Artists of the Year

Hurricanes, war, avian flu, locust plagues, that annoying song you couldn't get out of your head. It wasn't the greatest of all possible years. Nor was it halfway decent. But to prove that it wasn't all bad, we asked 29 writers to rave about the ar

Lovingly shot in the half-dead format of 16mm (and transferred, ambivalently, to high-def video), The Joy of Life gently reflects on the dual function of cinema: to preserve the past while foretelling the present's imminent demise. Like a master hypnotist, Olson (a native of Minnesota) coaxes us into slowing our frenzied pace, into meditating at the sight of tree branches and telephone wires or a bridge over water--nature and culture staring each other down, daring one another to survive. This is a small, simple film with the rare ability to alter one's brain chemistry, to enhance one's perceptions of the world. Or so it can under the right circumstances, i.e., projected on a big screen in a darkened room for a gathering of strangers--another joy of life that feels at grave risk of falling away.

Rob Nelson is film editor at City Pages.



Kanye West
By Britt Robson
My ego wanted to make an unconventional choice for Artist of the Year. Someone like Ministry's Alain Jourgensen, whose Rantology has become my go-to anti-Bush colonic when torture and wiretapping suffuse the news. Or 87-year-old Bebo Valdes, whose Bebo de Cuba may be the most sublime swath of Afro-Cuban music I've ever heard.

But 2005 belongs to Kanye West, and not just because he was perhaps the only artist with enough stones and eminence to call out the president on national network television. "George Bush doesn't care about black people," was, in the aftermath of Katrina, both patently obvious and something that needed to be said.

But almost everyone forgets that a few sentences earlier, West had indicted his own hypocrisy when it came to caring for Katrina's victims. It gets in the way of the pervasive critical thumbnail view that West is laden with hubris. Deep into its own midlife crisis, the September Spin essentially called him an uppity nigga in a hilariously conflicted review (graded B+!) of Late Registration, the disc I played and enjoyed the most in 2005. Even the rave reviews couldn't bring themselves to say that Late was every bit as good as last year's spectacular College Dropout. But history will.

Hubristic compared to whom: Jay-Z? Ludacris? Nelson Mandela? His few battle rhymes on Late are spit with the vigor of LL Cool J on Prozac, and most of the allusions to his recent success are delivered with a "pinch me I'm dreamin'" vibe. So his "arrogance" must be his willingness to get dirty wading into messy issues of race and class. "Gold Digger" is gleefully misogynistic and then gleefully isn't. "Diamonds from Sierra Leone" is both a PC scold and a bling-tastic rave-up. "Crack Music" jumbles a paranoid conspiracy theory, a downward spiral of racial self-hatred, commercial sellouts, and political redemption. "Roses" contrasts the successful AIDS treatments that iconic baller Magic Johnson can afford with West's poor grandmother dying in a hospital bed because "she was just a secretary who worked for the church for 35 years." And at the end of the skit-series "Broke Phi Broke," Kanye's kicked out of the frat for owning a new pair of shoes.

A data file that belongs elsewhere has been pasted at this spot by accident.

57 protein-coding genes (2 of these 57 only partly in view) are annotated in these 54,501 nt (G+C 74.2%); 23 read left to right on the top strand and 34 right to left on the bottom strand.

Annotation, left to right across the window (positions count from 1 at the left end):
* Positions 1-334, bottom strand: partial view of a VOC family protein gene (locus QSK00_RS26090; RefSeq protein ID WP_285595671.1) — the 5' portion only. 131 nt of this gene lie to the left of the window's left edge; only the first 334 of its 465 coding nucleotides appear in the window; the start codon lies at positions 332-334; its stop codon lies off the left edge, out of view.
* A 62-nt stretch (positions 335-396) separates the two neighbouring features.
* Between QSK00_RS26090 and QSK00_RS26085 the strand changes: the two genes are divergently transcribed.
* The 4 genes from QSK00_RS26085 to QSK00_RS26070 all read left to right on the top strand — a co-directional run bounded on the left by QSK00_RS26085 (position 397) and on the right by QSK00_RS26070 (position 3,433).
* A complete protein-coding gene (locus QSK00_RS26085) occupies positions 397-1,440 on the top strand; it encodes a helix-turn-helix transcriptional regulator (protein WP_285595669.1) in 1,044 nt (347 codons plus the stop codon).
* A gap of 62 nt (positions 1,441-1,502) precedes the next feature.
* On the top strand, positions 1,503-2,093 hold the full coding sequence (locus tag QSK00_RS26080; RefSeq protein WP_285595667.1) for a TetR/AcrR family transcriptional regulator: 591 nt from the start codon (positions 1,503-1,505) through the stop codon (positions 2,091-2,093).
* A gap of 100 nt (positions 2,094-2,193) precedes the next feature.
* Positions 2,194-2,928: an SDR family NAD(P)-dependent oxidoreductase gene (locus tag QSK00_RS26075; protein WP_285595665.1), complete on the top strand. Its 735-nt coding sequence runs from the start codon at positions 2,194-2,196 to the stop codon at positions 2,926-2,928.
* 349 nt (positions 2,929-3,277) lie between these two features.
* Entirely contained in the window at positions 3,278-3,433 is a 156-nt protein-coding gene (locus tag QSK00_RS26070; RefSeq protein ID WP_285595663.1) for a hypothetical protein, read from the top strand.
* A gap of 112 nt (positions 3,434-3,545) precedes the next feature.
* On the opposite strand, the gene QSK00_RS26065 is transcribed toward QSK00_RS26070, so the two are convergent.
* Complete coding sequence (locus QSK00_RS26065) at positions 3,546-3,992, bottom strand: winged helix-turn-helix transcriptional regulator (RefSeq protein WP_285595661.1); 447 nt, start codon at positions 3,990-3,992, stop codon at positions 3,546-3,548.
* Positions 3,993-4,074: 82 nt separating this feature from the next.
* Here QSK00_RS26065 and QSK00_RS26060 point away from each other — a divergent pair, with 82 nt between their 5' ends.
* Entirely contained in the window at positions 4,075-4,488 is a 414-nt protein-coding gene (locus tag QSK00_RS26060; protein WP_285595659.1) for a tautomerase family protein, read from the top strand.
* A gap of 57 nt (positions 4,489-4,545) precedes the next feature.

With an assist from co-producer Jon Brion, the music on Late Registration is more gloriously complex than the lyrics, opening up fresh facets on each new listen, like a Rubik's Disco Ball. West scours the crates for seamlessly simpatico Gil Scott-Heron, Etta James, and Curtis Mayfield samples; invites Nas, Jay-Z, Maroon 5's Adam Levine, and a dozen other notables to the party; and enlists a full complement of strings and brass.

Next year the critics will be saying that his new platter can't top the last two. I suggest he call it Extra Credit.

Britt Robson is a senior editor at City Pages.


Don Asmussen
By Greil Marcus
A banner headline in the San Francisco Chronicle, January 14, 2001:

Bush's Attorney General Nominee Meets Halfway
Nominee's openness to compromise shows that Bush's promise of a new era of bipartisanship is heartfelt.

Don Asmussen is not a political cartoonist; he's the Chronicle's twice-weekly comic-strip artist, and in 2005, in the strip now called Bad Reporter--you can find it archived at the stops came out. There were times when you could feel him going through a period where nothing connected, when his outrage was blocked, when his favorite--i.e., most loathed--'70s bands stopped playing in his head, and then it all came back in a rush, for weeks on end. As with "The Bottom of the Seventh Seal," where the Angel of Death and/or Retirement comes for Barry Bonds. Bonds's trainer tells the slugger to challenge the Scythe-man to chess; losing to Bonds's superpowered right arm, the Angel subpoenas both Bonds and God. "God almighty," says a government lawyer, "did you use the clear to help you during your triumphs over evil?" "I'm not here to talk about the past," the Big Man says. "Make sure my son is in the picture," says Bonds, at God's right, his arm around his cute kid. "Mine, too," says God, holding up a three-foot Jesus on a stick.

Nobody ever smiles in an Asmussen strip; everyone is keeping a straight face in the presence of absolute absurdity. As a few weeks ago, with this shock headline: "KANSAS VOTES 4-1 TO ALLOW INTELLIGENT DESIGN." But it's the group, not the state, and somehow that's infinitely, or perhaps the word is transcendently, worse, or creepier, or simply more: "1970s Rock Band Now Says We're All More Than Just 'Dust in the Wind.'" "Scientists Warn Against Calling 1970s Rock Anthems 'Science,'" reads a follow-up story. "Only Foreigner's 'Cold as Ice' Holds Up." (They were an infinitely, or transcendently, better band.)

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